It is quite likely that none of the members of the American Academy of Pediatrics (AAP) who wrote this has an intact penis. Like so much on the subject, it is written from the point of view of circumcision as the norm - starting with the fourth word of the title. Comments and added emphasis are in red.
Care of the Uncircumcised Penis
At birth, a boy's penis, including the shaft and the head (glans), is covered by a double fold of skin. This is called the foreskin. [No, the penis is not "covered" by the foreskin, the foreskin is an integral part of the penis, just as a car is not "covered" by its bodywork. Defining the foreskin as separate from the penis is part of the way circumcision is normalised.] Circumcision removes the foreskin over the glans. [ie, it removes all the foreskin] If a boy is not circumcised, his foreskin is left intact. [Or rather, his whole penis is. But bravo! This is the first time the AAP has used that word. There's hope yet they will get it.] During the first several years of life, the intact foreskin will naturally separate from the glans. This is called foreskin retraction. [Actually, it's called desquamation. It enables foreskin retraction. There are men whose foreskins have separated who have never retracted them.] This information has been developed by the American Academy of Pediatrics to explain foreskin retraction, smegma, and how to care for the uncircumcised penis.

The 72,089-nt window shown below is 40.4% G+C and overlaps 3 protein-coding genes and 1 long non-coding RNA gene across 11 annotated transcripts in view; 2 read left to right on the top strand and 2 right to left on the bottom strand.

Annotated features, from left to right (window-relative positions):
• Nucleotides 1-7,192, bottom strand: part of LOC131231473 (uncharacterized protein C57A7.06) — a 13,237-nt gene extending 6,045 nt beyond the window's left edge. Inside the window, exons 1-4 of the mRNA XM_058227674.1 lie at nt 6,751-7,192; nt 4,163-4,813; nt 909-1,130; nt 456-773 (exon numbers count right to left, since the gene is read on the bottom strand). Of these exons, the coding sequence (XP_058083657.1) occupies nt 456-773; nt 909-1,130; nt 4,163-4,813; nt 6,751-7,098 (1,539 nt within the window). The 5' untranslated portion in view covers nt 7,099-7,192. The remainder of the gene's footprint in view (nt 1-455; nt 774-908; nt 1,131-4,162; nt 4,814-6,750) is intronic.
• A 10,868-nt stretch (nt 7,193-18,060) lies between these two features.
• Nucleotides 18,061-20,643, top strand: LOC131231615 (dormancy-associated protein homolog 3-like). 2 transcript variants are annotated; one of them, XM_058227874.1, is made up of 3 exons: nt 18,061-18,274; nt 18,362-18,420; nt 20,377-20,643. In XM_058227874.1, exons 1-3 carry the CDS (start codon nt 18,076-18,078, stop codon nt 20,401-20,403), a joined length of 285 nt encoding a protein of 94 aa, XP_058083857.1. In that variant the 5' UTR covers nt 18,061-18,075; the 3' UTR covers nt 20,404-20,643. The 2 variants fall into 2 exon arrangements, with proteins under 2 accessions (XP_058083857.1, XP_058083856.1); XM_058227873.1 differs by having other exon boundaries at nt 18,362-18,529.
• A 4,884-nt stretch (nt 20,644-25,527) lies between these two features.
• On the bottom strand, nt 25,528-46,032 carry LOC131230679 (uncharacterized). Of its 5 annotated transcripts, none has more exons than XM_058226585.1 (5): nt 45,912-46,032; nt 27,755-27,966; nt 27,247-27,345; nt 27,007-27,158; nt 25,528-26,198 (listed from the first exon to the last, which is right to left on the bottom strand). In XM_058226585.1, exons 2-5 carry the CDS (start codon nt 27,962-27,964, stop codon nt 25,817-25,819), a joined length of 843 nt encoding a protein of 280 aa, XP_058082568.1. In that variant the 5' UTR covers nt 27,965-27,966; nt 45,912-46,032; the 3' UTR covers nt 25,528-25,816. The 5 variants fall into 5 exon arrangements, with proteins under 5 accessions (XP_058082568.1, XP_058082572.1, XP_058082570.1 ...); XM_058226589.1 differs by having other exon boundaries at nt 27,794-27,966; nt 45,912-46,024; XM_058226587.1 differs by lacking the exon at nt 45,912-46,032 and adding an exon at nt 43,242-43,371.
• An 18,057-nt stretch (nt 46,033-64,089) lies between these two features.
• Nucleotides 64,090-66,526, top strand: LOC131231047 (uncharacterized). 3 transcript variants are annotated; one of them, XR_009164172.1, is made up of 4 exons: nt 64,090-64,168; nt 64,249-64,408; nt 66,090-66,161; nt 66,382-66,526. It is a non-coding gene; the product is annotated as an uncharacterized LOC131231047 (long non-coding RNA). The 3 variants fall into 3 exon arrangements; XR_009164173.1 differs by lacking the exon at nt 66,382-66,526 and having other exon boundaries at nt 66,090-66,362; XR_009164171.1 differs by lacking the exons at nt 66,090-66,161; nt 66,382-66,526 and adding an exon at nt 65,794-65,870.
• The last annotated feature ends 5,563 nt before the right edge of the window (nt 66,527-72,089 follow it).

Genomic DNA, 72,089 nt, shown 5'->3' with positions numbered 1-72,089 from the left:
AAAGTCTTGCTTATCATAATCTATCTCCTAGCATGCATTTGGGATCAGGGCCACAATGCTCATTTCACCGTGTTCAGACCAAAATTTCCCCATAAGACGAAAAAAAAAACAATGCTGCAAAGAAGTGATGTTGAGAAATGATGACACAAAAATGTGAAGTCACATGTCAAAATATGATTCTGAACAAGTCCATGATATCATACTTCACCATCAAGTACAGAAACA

What is foreskin retraction?
Foreskin retraction occurs when the foreskin can be pulled back away from the glans toward the abdomen. This process happens on its own. When it happens is different for every child. It may take a few days, weeks, months, or even years. [Or the foreskin may never become retractable.] This is normal. Most boys will be able to retract their foreskins by the time they are 18 years old. Some foreskins retract soon after birth. Separation can even occur before birth, but it is rare. As a boy becomes more aware of his body, he will most likely discover how to retract his own foreskin. Sometimes the foreskin will puff out, like a balloon, while a boy urinates. This is normal and is a sign that the foreskin and the glans have begun to separate from each other. [Bravo again! The normality of ballooning is seldom admitted. Ballooning is commoner in small boys than young men.] Foreskin retraction should never be forced. While the foreskin is still attached to the glans of the penis, do not try to pull it back, especially in an infant. Forcing the foreskin to retract before it is ready may harm the penis and cause pain, bleeding, and tears in the skin.
[This paragraph would be more coherent if events were put in sequence, as they are in this site's Care of the Intact Penis.]
What is smegma?